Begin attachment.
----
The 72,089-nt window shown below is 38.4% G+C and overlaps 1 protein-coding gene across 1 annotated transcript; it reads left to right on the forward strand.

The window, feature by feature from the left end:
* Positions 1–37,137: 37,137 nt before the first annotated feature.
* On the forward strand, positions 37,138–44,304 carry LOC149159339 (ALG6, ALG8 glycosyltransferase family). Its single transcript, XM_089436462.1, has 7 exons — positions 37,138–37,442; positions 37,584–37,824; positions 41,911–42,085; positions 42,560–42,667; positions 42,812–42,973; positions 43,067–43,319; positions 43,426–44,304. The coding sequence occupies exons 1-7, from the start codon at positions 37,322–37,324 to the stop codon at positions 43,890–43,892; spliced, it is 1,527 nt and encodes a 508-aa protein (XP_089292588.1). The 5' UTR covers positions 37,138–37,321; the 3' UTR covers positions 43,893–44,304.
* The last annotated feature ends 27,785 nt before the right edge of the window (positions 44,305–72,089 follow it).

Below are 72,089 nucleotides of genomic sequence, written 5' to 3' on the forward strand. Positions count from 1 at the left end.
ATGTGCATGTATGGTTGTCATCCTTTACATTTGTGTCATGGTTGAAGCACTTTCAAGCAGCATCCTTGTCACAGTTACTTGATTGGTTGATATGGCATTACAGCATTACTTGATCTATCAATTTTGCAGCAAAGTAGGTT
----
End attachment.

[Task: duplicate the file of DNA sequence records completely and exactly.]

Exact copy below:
The 72,089-nt window shown below is 38.4% G+C and overlaps 1 protein-coding gene across 1 annotated transcript; it reads left to right on the forward strand.

The window, feature by feature from the left end:
* Positions 1–37,137: 37,137 nt before the first annotated feature.
* On the forward strand, positions 37,138–44,304 carry LOC149159339 (ALG6, ALG8 glycosyltransferase family). Its single transcript, XM_089436462.1, has 7 exons — positions 37,138–37,442; positions 37,584–37,824; positions 41,911–42,085; positions 42,560–42,667; positions 42,812–42,973; positions 43,067–43,319; positions 43,426–44,304. The coding sequence occupies exons 1-7, from the start codon at positions 37,322–37,324 to the stop codon at positions 43,890–43,892; spliced, it is 1,527 nt and encodes a 508-aa protein (XP_089292588.1). The 5' UTR covers positions 37,138–37,321; the 3' UTR covers positions 43,893–44,304.
* The last annotated feature ends 27,785 nt before the right edge of the window (positions 44,305–72,089 follow it).

Below are 72,089 nucleotides of genomic sequence, written 5' to 3' on the forward strand. Positions count from 1 at the left end.
ATGTGCATGTATGGTTGTCATCCTTTACATTTGTGTCATGGTTGAAGCACTTTCAAGCAGCATCCTTGTCACAGTTACTTGATTGGTTGATATGGCATTACAGCATTACTTGATCTATCAATTTTGCAGCAAAGTAGGTT